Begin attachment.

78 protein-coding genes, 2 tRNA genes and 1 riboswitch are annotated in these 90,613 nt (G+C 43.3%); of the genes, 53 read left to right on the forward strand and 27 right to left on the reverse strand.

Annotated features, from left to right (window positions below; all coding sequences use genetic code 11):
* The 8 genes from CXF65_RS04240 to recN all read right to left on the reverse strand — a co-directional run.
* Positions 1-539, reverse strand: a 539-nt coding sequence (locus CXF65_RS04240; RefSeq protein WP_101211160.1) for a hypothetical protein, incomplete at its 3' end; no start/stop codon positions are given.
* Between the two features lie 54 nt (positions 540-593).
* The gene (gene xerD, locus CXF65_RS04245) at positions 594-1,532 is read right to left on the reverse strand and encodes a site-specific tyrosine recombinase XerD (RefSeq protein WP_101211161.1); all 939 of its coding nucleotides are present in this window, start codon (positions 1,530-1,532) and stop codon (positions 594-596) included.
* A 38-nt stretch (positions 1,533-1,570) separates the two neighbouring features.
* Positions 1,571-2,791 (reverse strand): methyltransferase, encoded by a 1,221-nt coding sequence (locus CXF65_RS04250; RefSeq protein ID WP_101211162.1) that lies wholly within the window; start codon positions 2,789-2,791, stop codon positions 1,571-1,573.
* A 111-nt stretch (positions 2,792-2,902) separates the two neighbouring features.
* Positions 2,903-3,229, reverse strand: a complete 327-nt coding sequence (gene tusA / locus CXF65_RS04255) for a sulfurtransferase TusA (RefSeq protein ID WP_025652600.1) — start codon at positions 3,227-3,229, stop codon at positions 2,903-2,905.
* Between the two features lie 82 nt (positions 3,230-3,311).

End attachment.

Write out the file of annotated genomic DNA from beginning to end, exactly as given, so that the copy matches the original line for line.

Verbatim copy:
78 protein-coding genes, 2 tRNA genes and 1 riboswitch are annotated in these 90,613 nt (G+C 43.3%); of the genes, 53 read left to right on the forward strand and 27 right to left on the reverse strand.

Annotated features, from left to right (window positions below; all coding sequences use genetic code 11):
* The 8 genes from CXF65_RS04240 to recN all read right to left on the reverse strand — a co-directional run.
* Positions 1-539, reverse strand: a 539-nt coding sequence (locus CXF65_RS04240; RefSeq protein WP_101211160.1) for a hypothetical protein, incomplete at its 3' end; no start/stop codon positions are given.
* Between the two features lie 54 nt (positions 540-593).
* The gene (gene xerD, locus CXF65_RS04245) at positions 594-1,532 is read right to left on the reverse strand and encodes a site-specific tyrosine recombinase XerD (RefSeq protein WP_101211161.1); all 939 of its coding nucleotides are present in this window, start codon (positions 1,530-1,532) and stop codon (positions 594-596) included.
* A 38-nt stretch (positions 1,533-1,570) separates the two neighbouring features.
* Positions 1,571-2,791 (reverse strand): methyltransferase, encoded by a 1,221-nt coding sequence (locus CXF65_RS04250; RefSeq protein ID WP_101211162.1) that lies wholly within the window; start codon positions 2,789-2,791, stop codon positions 1,571-1,573.
* A 111-nt stretch (positions 2,792-2,902) separates the two neighbouring features.
* Positions 2,903-3,229, reverse strand: a complete 327-nt coding sequence (gene tusA / locus CXF65_RS04255) for a sulfurtransferase TusA (RefSeq protein ID WP_025652600.1) — start codon at positions 3,227-3,229, stop codon at positions 2,903-2,905.
* Between the two features lie 82 nt (positions 3,230-3,311).